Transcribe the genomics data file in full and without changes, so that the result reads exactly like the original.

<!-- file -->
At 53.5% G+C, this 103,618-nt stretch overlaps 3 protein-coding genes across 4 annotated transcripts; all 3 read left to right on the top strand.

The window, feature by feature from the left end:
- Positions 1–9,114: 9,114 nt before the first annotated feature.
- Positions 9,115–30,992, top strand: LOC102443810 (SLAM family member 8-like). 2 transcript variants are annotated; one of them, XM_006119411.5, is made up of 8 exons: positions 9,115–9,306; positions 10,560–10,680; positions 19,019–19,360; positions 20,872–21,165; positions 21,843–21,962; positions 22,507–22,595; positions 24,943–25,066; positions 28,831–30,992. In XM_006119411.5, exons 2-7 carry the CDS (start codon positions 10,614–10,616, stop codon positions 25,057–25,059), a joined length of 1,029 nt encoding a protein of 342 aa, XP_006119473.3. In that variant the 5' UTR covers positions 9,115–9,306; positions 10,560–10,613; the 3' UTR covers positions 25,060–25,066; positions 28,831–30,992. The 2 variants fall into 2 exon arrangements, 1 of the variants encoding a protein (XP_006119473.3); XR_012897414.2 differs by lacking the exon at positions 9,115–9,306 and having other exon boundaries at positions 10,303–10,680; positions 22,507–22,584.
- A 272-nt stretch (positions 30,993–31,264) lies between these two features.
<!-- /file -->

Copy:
At 53.5% G+C, this 103,618-nt stretch overlaps 3 protein-coding genes across 4 annotated transcripts; all 3 read left to right on the top strand.

The window, feature by feature from the left end:
- Positions 1–9,114: 9,114 nt before the first annotated feature.
- Positions 9,115–30,992, top strand: LOC102443810 (SLAM family member 8-like). 2 transcript variants are annotated; one of them, XM_006119411.5, is made up of 8 exons: positions 9,115–9,306; positions 10,560–10,680; positions 19,019–19,360; positions 20,872–21,165; positions 21,843–21,962; positions 22,507–22,595; positions 24,943–25,066; positions 28,831–30,992. In XM_006119411.5, exons 2-7 carry the CDS (start codon positions 10,614–10,616, stop codon positions 25,057–25,059), a joined length of 1,029 nt encoding a protein of 342 aa, XP_006119473.3. In that variant the 5' UTR covers positions 9,115–9,306; positions 10,560–10,613; the 3' UTR covers positions 25,060–25,066; positions 28,831–30,992. The 2 variants fall into 2 exon arrangements, 1 of the variants encoding a protein (XP_006119473.3); XR_012897414.2 differs by lacking the exon at positions 9,115–9,306 and having other exon boundaries at positions 10,303–10,680; positions 22,507–22,584.
- A 272-nt stretch (positions 30,993–31,264) lies between these two features.